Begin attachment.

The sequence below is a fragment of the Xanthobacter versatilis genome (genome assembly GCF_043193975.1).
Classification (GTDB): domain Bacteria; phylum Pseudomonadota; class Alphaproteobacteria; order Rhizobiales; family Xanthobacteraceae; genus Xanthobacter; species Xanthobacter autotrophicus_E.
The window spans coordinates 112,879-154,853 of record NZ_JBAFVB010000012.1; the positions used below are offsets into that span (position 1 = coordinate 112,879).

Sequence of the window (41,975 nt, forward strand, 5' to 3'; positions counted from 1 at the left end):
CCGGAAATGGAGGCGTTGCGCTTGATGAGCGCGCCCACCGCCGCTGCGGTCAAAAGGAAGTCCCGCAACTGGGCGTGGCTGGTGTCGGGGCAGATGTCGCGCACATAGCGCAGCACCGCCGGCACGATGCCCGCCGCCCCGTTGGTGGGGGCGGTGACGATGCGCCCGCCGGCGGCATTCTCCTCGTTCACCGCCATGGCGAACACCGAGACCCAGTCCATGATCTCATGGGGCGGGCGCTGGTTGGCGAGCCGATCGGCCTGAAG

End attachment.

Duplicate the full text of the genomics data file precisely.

The sequence below is a fragment of the Xanthobacter versatilis genome (genome assembly GCF_043193975.1).
Classification (GTDB): domain Bacteria; phylum Pseudomonadota; class Alphaproteobacteria; order Rhizobiales; family Xanthobacteraceae; genus Xanthobacter; species Xanthobacter autotrophicus_E.
The window spans coordinates 112,879-154,853 of record NZ_JBAFVB010000012.1; the positions used below are offsets into that span (position 1 = coordinate 112,879).

Sequence of the window (41,975 nt, forward strand, 5' to 3'; positions counted from 1 at the left end):
CCGGAAATGGAGGCGTTGCGCTTGATGAGCGCGCCCACCGCCGCTGCGGTCAAAAGGAAGTCCCGCAACTGGGCGTGGCTGGTGTCGGGGCAGATGTCGCGCACATAGCGCAGCACCGCCGGCACGATGCCCGCCGCCCCGTTGGTGGGGGCGGTGACGATGCGCCCGCCGGCGGCATTCTCCTCGTTCACCGCCATGGCGAACACCGAGACCCAGTCCATGATCTCATGGGGCGGGCGCTGGTTGGCGAGCCGATCGGCCTGAAG